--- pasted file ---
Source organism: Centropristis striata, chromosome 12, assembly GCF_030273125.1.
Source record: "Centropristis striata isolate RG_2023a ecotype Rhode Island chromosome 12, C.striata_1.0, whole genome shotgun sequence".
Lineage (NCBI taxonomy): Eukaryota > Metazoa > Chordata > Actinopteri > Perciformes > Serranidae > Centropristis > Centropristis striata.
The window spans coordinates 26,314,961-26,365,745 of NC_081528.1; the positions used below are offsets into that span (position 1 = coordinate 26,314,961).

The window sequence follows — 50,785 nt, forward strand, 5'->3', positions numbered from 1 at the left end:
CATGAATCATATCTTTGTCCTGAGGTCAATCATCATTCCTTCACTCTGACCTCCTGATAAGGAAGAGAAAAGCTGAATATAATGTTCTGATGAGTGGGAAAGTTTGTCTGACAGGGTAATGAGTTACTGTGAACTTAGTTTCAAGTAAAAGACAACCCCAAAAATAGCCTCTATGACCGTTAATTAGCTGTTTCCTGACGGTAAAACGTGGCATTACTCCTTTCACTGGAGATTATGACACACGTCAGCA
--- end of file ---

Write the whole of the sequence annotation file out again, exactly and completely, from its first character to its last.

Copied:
Source organism: Centropristis striata, chromosome 12, assembly GCF_030273125.1.
Source record: "Centropristis striata isolate RG_2023a ecotype Rhode Island chromosome 12, C.striata_1.0, whole genome shotgun sequence".
Lineage (NCBI taxonomy): Eukaryota > Metazoa > Chordata > Actinopteri > Perciformes > Serranidae > Centropristis > Centropristis striata.
The window spans coordinates 26,314,961-26,365,745 of NC_081528.1; the positions used below are offsets into that span (position 1 = coordinate 26,314,961).

The window sequence follows — 50,785 nt, forward strand, 5'->3', positions numbered from 1 at the left end:
CATGAATCATATCTTTGTCCTGAGGTCAATCATCATTCCTTCACTCTGACCTCCTGATAAGGAAGAGAAAAGCTGAATATAATGTTCTGATGAGTGGGAAAGTTTGTCTGACAGGGTAATGAGTTACTGTGAACTTAGTTTCAAGTAAAAGACAACCCCAAAAATAGCCTCTATGACCGTTAATTAGCTGTTTCCTGACGGTAAAACGTGGCATTACTCCTTTCACTGGAGATTATGACACACGTCAGCA